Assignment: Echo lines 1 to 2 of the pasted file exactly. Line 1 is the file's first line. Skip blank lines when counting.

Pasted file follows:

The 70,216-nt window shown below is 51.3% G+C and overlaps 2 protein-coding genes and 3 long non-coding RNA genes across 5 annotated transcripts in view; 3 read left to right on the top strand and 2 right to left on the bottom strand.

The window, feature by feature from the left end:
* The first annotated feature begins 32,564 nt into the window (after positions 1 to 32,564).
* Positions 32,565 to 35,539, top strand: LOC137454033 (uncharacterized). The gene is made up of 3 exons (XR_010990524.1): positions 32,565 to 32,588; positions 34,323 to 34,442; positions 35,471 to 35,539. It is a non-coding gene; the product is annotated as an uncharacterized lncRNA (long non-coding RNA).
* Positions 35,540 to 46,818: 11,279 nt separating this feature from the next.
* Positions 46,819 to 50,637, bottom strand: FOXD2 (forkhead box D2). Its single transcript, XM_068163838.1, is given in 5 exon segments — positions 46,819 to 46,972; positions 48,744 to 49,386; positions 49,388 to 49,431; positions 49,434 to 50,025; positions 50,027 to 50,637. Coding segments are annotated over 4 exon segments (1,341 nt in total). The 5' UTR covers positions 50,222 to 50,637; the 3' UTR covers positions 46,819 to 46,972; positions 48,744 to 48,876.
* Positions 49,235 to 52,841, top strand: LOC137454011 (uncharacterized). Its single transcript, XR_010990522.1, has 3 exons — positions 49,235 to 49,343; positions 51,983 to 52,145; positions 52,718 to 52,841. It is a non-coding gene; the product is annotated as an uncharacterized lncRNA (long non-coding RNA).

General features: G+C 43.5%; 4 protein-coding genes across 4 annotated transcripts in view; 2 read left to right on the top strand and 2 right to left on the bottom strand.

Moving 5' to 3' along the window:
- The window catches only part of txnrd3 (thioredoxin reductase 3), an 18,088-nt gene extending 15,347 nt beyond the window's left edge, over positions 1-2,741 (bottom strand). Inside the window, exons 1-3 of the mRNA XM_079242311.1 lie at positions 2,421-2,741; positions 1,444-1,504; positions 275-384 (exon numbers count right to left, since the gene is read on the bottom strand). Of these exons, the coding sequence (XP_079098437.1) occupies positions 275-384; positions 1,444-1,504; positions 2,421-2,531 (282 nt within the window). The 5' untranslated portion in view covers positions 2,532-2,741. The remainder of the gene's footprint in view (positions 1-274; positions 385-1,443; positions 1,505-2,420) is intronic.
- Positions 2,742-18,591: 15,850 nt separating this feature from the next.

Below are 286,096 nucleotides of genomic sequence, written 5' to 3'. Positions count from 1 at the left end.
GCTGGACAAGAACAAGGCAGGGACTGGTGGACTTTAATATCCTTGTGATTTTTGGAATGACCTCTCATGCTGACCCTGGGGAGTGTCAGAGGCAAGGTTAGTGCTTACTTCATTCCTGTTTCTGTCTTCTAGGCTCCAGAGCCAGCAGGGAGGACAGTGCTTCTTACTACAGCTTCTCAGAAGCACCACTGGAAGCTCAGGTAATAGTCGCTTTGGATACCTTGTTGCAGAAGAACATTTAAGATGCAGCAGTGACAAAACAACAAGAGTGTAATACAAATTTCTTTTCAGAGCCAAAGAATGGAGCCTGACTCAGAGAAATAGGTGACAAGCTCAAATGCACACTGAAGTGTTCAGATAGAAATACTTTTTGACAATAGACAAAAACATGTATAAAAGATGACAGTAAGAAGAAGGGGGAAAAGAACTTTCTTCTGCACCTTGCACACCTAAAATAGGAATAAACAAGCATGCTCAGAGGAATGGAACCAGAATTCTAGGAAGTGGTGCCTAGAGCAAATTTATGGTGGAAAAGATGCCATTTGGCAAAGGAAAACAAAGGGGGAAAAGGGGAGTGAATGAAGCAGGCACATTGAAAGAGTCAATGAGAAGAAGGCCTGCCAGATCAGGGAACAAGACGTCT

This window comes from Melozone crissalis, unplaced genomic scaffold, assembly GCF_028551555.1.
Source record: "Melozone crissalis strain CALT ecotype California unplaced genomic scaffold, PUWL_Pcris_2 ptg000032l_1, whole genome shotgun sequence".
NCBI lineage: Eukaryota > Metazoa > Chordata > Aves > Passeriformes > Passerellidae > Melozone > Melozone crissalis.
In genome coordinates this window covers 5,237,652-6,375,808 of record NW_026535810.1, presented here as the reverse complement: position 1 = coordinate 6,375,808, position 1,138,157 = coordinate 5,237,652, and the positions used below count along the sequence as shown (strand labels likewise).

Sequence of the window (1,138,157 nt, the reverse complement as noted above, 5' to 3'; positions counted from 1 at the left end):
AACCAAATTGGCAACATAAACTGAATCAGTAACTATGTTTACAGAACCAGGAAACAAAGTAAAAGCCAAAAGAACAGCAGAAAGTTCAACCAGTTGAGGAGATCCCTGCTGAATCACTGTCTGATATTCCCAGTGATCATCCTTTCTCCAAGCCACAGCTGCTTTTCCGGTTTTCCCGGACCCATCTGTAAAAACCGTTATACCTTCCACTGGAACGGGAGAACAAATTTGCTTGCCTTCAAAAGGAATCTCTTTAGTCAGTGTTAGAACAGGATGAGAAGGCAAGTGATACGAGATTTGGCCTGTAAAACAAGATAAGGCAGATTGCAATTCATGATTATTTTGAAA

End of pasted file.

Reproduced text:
The 70,216-nt window shown below is 51.3% G+C and overlaps 2 protein-coding genes and 3 long non-coding RNA genes across 5 annotated transcripts in view; 3 read left to right on the top strand and 2 right to left on the bottom strand.

The window, feature by feature from the left end: